In November 1945, less than a year after assuming the presidency following Roosevelt's death, President Truman sent Congress his own health care proposal. (30) Truman's proposal was phrased in universal terms, calling for the recognition that "[e]veryone should have ready access to all necessary medical, hospital and related services." (31) The proposal was mandatory: Truman urged Congress to enact a program that would "distribut[e] the costs through expansion of our existing compulsory social insurance system."' (32) Truman's proposal specified that coverage for workers and their dependents would be prepaid through a payroll tax, while coverage for "needy persons" would be paid for by "public agencies." (33) In his message, Truman stressed that although private, voluntary health insurance existed, only three or four percent of Americans had comprehensive coverage. (34) Attempting to avoid the anticipated counterattacks, Truman insisted that his program was not "socialized medicine." (35)

    Versions of the Wagner-Murray-Dingell bill were reintroduced annually during the Fair Deal era. (36) Opponents put forth competing proposals. (37) The most prominent of these was Senator Robert Taft's 1947 bill that offered coverage only for the indigent, with a needs test for eligibility and strict limitations on the benefits. (38) Although Truman repeated his calls for Congress to enact a compulsory, universal health coverage program between 1947 and 1949, (39) by the 1950s the dream of universal coverage had ended. Proponents of national health care had begun to focus on more limited proposals that would cover the elderly, survivors of wage earners, and the disabled, (40) which would, fifteen years later, materialize into the Medicare and Medicaid programs.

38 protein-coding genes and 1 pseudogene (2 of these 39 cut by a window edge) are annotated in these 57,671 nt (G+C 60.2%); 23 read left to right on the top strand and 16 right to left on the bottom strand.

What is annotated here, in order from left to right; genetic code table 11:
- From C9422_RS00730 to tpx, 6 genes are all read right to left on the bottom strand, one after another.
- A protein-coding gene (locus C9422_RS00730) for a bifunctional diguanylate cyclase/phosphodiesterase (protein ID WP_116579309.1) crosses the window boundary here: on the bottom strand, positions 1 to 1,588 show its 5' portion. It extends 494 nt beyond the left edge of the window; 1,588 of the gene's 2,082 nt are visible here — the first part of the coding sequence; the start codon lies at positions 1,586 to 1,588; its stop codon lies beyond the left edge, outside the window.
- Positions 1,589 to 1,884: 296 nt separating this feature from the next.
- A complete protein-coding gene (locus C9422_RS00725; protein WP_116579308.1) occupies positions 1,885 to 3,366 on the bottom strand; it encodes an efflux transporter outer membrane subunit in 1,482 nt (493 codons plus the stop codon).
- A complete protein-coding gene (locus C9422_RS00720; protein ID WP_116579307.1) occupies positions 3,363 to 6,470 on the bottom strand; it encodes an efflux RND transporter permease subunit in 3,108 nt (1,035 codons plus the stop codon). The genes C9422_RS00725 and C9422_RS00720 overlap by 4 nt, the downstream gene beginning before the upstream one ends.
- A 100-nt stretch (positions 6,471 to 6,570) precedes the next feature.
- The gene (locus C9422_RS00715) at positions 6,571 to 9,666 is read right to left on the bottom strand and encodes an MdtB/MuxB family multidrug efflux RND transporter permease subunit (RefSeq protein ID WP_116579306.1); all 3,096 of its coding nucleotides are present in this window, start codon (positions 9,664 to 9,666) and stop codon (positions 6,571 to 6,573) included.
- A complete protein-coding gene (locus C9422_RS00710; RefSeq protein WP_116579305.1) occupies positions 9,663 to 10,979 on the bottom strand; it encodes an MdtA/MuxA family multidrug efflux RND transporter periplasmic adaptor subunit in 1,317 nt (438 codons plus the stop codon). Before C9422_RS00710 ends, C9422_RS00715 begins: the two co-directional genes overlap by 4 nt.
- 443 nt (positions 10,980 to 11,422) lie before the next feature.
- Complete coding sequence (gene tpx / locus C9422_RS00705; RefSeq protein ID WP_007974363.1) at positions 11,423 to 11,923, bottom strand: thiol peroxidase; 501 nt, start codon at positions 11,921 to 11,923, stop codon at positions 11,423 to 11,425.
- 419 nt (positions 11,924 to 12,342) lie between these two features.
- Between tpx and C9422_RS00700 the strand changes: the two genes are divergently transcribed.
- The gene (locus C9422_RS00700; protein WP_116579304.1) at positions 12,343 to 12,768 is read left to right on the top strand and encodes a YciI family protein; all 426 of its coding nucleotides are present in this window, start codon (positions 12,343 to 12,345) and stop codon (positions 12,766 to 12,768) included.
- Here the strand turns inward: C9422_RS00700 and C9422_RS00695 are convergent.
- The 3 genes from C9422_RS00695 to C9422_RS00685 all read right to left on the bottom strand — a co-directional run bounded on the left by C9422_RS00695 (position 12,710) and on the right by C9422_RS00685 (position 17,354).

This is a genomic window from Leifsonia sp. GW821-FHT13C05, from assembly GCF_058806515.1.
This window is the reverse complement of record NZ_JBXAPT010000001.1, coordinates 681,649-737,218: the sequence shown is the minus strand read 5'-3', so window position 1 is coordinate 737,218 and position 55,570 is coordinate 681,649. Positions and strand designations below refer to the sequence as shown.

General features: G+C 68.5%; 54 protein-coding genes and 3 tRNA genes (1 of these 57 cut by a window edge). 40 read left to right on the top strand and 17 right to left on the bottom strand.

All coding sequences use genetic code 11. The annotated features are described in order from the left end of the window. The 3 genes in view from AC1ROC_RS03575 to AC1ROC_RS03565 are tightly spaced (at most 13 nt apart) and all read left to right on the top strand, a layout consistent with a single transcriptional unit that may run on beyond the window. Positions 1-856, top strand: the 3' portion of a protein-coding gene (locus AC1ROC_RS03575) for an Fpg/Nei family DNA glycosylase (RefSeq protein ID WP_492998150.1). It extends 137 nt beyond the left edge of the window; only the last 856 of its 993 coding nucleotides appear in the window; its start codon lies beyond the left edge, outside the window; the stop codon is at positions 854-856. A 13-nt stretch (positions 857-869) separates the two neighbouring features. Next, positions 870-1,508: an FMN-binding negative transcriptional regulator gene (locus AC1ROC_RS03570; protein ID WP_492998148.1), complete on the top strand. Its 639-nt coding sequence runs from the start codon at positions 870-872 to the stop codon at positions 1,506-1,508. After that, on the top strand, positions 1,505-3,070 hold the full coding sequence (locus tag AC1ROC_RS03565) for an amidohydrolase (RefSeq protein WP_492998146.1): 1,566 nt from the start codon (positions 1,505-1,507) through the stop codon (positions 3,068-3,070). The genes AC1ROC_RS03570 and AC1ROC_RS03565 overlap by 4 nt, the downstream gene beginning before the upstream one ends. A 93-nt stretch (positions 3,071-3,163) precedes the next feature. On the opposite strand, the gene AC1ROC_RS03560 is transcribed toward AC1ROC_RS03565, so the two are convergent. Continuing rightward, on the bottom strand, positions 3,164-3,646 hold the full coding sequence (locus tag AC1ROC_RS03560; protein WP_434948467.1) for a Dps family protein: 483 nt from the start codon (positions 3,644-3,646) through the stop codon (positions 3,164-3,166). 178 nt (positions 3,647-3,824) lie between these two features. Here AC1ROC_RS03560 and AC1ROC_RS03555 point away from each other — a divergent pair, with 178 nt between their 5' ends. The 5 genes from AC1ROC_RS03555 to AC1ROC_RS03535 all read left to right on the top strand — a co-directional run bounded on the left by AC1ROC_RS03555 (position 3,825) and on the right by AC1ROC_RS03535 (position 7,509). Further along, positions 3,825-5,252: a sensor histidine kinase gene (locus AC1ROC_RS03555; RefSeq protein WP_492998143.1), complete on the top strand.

The earliest historical accounts of the Fair Deal proposals focused on the political dimensions of the efforts' failures. (41) In his 1970 The Politics of Medicare, Theodore Marmor used the history of the "origins, evolution, enactment, and consequences of Medicare" as a case study to examine certain aspects of U.S. politics and public-policy. (42) Marmor's discussion of the Fair Deal health proposals' failure is brief, and is used to frame questions about why Medicare was created at the time and in the form that it was. (43) His thesis is that, although a strong majority of Americans favored a program of "government assistance in the financing of personal health services," any specific proposal was bound to be highly controversial; (44) because of this, the only way that proponents could have enacted a proposal would have been through a combination of several factors, including

    * sufficient organization by the proponents to counter the inevitable opposition;

    * broad agreement on the problem to be solved and the available remedies;

    * strong support from executive branch agencies;

    * insiders' commitment to navigating a bill through the legislative process;

    * and most importantly, a reliable voting majority in both houses of Congress. (45)

    In Marmor's view, the absence of nearly all of these factors contributed to the failure of the Fair Deal proposals. (46) Relying on official government reports from 1965. and on the first-hand knowledge of Truman administration insiders, Marmor attributes the failure in large part to "the absence of a programmatic [voting] majority in the Congress." (47) Although he does not identify Truman's congressional opponents during the first two years of his presidency--when Democrats controlled both houses of Congress--Marmor is clear...